James (and listserv),

I haven’t implemented this kind of an approach, but my understanding is that this could be done in Python using Google Scholar to parse the bibliographic entry, and then use the Zotero API to convert the Google data to a Zotero citation object, which can then be exported in almost any standard citation format. If you want to open a Word or pdf document, you’ll need additional libraries such as pdfminer and python-docx. Of course, the document will also need to written in such a way that a common delimiter or regular expression can be used to separate one citation from the next. Something as simple as a newline marker should work.

Here is an implementation that ends with BibTeX instead of Xotero:
http://blog.macuyiko.com/post/2016/replacing-bibtex-references-with-dblp-entries-updated.html
 
I don’t know if this helpful. It sounds like Paul encountered lots of additional complications, although auto-detecting entries on a CV is also much more complicated than taking a list of only bibliographic entries and parsing it. The hardest part seems to be taking a plain text bibliography entry and parsing it into fields. The Google Scholar approach potentially has the benefit of returning a ranked list for each query, so you could do that part in one step, hand correct, and then send to Zotero, depending on the size of the bib.

Cheers and good luck,

Matthew Lavin
Clinical Assistant Professor of English and Director of Digital Media Lab
University of Pittsburgh

On 1/4/17, 12:08 PM, "Paul Schaffner" <[hidden email]> wrote:

    I don't have an answer James, but would like one too.
    Years ago, I ran a pilot attempt to extract lists of faculty
    publications (taken from CVs) into a usable consistent format.
    What I discovered was that (1) there are as many formats
    as there are faculty members, more or less; (2) that much
    information in citations is so compact and abbreviated or assumed
    as to be very difficult even to interpret (by someone outside the
    field), much less extracted automatically; and (3) that what
    many humanists think of as citations, i.e. print publications in
    the form of books, chapters, or articles, represent the tip of
    an iceberg of different kinds of communications that get cited
    in lists of publications in fields like electrical engineering,
    genetics,
    and medicine (patents, video games, commentary, code,
    etc.)  I gave up on automatic extraction, concentrated on manual
    extraction, and even then, after five iterations of increasingly
    undemanding specs, despaired of being able to convert thousands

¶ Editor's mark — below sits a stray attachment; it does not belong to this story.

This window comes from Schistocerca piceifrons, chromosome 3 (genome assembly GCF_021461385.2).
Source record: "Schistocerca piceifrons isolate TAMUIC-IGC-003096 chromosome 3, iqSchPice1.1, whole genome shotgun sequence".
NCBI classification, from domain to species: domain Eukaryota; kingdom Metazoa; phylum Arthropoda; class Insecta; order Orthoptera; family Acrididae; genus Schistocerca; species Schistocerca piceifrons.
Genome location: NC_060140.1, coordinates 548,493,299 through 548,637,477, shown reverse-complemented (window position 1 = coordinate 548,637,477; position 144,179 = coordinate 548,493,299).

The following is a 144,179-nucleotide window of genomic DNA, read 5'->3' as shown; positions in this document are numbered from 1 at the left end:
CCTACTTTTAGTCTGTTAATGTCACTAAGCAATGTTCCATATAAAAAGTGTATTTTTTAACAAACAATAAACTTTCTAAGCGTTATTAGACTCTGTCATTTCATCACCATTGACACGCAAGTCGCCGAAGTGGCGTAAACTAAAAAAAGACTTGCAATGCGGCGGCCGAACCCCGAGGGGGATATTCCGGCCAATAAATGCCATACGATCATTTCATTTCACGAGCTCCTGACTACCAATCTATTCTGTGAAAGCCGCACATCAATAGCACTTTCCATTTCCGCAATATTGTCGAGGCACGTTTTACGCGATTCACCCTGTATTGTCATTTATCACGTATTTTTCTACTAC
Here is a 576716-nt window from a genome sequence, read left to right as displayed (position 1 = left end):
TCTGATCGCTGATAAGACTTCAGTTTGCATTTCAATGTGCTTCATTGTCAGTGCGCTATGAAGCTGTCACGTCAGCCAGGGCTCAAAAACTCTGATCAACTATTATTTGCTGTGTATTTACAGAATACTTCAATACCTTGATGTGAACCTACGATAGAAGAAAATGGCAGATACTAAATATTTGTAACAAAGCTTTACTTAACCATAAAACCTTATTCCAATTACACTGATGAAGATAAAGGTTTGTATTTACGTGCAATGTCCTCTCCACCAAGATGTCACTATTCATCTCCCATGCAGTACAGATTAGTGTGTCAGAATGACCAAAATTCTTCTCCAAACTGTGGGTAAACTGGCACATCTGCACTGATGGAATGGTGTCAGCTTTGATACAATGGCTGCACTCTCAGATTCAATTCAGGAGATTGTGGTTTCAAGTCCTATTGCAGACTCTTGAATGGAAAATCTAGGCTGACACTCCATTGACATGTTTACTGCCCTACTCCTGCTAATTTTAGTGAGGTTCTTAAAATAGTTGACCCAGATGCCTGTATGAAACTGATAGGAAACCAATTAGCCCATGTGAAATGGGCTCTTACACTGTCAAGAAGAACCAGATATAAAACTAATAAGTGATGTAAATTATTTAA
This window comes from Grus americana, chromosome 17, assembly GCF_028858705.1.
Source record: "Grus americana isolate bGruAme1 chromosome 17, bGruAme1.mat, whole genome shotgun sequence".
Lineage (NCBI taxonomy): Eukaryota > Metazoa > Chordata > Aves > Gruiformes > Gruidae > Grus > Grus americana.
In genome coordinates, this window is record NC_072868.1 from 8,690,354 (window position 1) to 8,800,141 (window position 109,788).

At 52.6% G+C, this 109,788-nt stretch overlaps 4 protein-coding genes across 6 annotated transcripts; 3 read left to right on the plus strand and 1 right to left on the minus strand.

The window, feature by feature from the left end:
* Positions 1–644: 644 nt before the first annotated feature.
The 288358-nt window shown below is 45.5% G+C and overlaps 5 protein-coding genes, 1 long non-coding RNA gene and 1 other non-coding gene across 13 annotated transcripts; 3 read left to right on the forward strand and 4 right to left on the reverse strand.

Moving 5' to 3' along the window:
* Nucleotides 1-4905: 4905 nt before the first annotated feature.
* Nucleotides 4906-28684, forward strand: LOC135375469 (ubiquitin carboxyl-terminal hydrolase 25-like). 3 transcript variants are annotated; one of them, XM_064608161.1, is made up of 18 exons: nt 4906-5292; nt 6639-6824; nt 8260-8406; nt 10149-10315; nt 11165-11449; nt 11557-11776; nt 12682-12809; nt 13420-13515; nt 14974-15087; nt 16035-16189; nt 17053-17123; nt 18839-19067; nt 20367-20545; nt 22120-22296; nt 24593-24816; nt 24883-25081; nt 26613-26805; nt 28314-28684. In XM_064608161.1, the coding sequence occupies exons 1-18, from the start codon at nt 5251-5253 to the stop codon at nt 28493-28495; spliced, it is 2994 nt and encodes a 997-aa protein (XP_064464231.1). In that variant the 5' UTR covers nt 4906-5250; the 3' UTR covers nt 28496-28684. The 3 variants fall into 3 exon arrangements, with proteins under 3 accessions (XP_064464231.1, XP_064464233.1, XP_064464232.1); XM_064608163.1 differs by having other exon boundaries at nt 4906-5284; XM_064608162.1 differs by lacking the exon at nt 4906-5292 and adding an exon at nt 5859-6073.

of such citation lists accurately and inexpensively.
   
    Here is version 5, which may serve at least to suggest some
    of the different formats and problems likely to be encountered:
    https://na01.safelinks.protection.outlook.com/?url=http:%2F%2Fwww-personal.umich.edu%2F~pfs%2Fcvs%2Fspec_05.html&data=01%7C01%7Clavin%40PITT.EDU%7C5bedd4dedbcc45947cd108d434c457ab%7C9ef9f489e0a04eeb87cc3a526112fd0d%7C1&sdata=NZvxBuXgZL0%2FCUdBMrPrUrdthl9T%2FgpahicrL8Pmh%2BE%3D&reserved=0
   
    pfs
   
    ps I should say that I did not, in most cases, have access to
    a digital text of the source--many were image files wrapped
    in pdfs. So simple data capture was also an issue.
   
    On Wed, Jan 4, 2017, at 11:30, James Cummings wrote:
    > Hi all,
    >
    > This isn't necessarily related to TEI per se (though there is no
    > reason I couldn't use TEI as an intermediate format).  I'm
    > looking into various ways to get printed & OCR'd or word document
    > lists of bibliographic items into a more structured forms.  For
    > example a plain text list of items into BibTeX format to then
    > import into a system like Zotero or Endnote. The bibliographies
    > in question have _not_ been created with any reference-manager
    > software.
    >
    > There are a number of tools suggested at
    > https://na01.safelinks.protection.outlook.com/?url=https%3A%2F%2Fwww.zotero.org%2Fsupport%2Fkb%2Fimporting_formatted_bibliographies&data=01%7C01%7Clavin%40PITT.EDU%7C5bedd4dedbcc45947cd108d434c457ab%7C9ef9f489e0a04eeb87cc3a526112fd0d%7C1&sdata=ddR5d2yqY2aIDNHbevFrawNy7EKKyQfy3FIF34uuV4A%3D&reserved=0 
    > but some of these are only web-based. (Though a couple like
    > FreeCite at Brown have an API.)  I definitely would prefer
    > something that was scriptable and even better if there is already
    > some nice commandline script for me to call per citation or long
    > list of newline separated citations.